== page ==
Women's football faces a new era. As of June 15, the highest category will become professional to become the fourth professional league in Spain, along with the Men's Soccer First Division, the Men's Second Division and the ACB Basketball League. The question is: what panorama are we going to find from now on? To resolve all doubts, Visa and Mundo Deportivo have organized a virtual conference by experts in this field.

Natalia Flores placeholder image, Director of the CSD Commission for Women and Sports, Pedro Malabia, Director of Women's Soccer of the League, Jackie Willcox, Marketing Director of Southern Europe at Visa, Maria Tato, Director of Women's Soccer of the RFEF, and Alexia Putellas, Captain of the Spanish team and Barça, they provide the essential keys to understand this new stage.

“Above all, we have to be careful and with a lot of collaboration between all the entities that are part of this project.” The phrase is from Natalia Flores placeholder image as spokesperson for the CSD, the entity that will be in charge of supervising and protecting the new professional women's soccer league, which is going to be a giant step forward for this sport.

Natalia Flores, from the CSD
Natalia Flores, from the CSD

“It is a case of justice, which is going to end up defining this growth of women's football. It is a very important step for women's football in Spain and for sport in general ”, he says. Pedro Malabia. For its part, Jackie Willcox assures that “this is great news for women's football. From Visa, with our sponsorships, precisely what we seek is to achieve this equality in football in terms of visibility and empowerment of the players ”. The player Alexia putellas points out that “it has been highly anticipated news from everyone. I hope that a before and after will be marked and that we will have the best league in the world ”.

Pedro Malabia, from the League
Pedro Malabia, from the League

Improve wages

On the part of the Spanish Federation, Maria Tato recalls that “we consider it essential to improve the salary conditions of the players and the playing conditions. We have seen several fields with artificial grass and we cannot allow it, especially due to the risk of injury ”.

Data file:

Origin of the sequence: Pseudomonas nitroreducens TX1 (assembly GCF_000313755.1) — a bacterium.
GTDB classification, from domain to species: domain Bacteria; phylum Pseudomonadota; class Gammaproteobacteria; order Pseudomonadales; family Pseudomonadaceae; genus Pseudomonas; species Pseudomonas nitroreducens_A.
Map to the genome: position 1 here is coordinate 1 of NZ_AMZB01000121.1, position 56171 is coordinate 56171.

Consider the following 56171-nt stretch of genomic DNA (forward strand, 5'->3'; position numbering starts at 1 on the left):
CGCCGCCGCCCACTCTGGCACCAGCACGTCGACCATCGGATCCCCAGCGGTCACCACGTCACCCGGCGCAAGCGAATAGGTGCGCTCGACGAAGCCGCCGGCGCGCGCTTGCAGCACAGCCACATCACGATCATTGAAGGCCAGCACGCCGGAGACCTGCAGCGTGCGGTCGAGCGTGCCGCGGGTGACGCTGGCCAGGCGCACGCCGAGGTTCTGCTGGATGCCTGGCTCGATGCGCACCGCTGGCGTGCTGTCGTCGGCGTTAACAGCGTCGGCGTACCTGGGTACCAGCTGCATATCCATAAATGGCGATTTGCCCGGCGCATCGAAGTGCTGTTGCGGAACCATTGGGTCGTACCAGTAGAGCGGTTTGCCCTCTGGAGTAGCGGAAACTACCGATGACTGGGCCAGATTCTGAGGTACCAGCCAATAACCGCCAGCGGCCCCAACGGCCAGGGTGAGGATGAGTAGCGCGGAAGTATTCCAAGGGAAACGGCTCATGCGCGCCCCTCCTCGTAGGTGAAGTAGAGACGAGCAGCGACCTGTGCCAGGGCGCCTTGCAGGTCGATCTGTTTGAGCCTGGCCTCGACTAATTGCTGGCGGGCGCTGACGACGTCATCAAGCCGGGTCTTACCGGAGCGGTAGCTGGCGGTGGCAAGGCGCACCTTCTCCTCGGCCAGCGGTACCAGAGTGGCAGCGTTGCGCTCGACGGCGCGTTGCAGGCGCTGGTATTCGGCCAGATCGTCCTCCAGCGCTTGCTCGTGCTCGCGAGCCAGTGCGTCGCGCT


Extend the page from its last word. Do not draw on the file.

On the inequalities that still exist between the clubs with the most resources and budgets and the most ‘humble’, Natalia Flores placeholder image points out that “there are clubs like Real Madrid, Barça or Raise that have a much larger budget than others, but we must try to ensure that more modest clubs that have been promoting women's football for many years are not left behind. A professional structure is needed and we are going to achieve it with this new League ”.

María Tato, from the RFEF
María Tato, from the RFEF

“Inequalities occur in all competitions. In football, not everything is money, there is also good sports planning and optimal performance, which are what make the difference ”, he points out. Pedro Malabia on the differences between 'big' and 'small' in the Women's League.

“The differences exist in men's and women's soccer. The important thing now is that the economy of women is closer to that of men and a sponsorship with an important brand means working in this line through more coverage by the media and more visibility of this sporting discipline ”, he points out Jackie Willcox.

Maria Tato He maintains that there are reference clubs such as Real Madrid or Barça, which “are very attractive, very powerful brands and all of this results in benefits. It is true that this difference can diminish the attractiveness of the competition. For this reason it is necessary to help homogenize and ensure that independent clubs are not left out and have the same capacity as clubs that have a male section behind them ”.

Jackie Willcox from VISA
Jackie Willcox from VISA

Record audiences

The heyday of women's football is an overwhelming reality that highlights that this sport has come to stay and to establish itself with authority in the panorama of major sporting events. We have seen audiences and impact at the level of the Formula One Grand Prix or the Euroleague basketball. “It is clear that we are not facing any passing fad. That girls can have references such as Alexia, Amanda or Jenni It is something that they did not have, but it is nothing given away, they have all earned it ”, he explains. Natalia Flores placeholder image.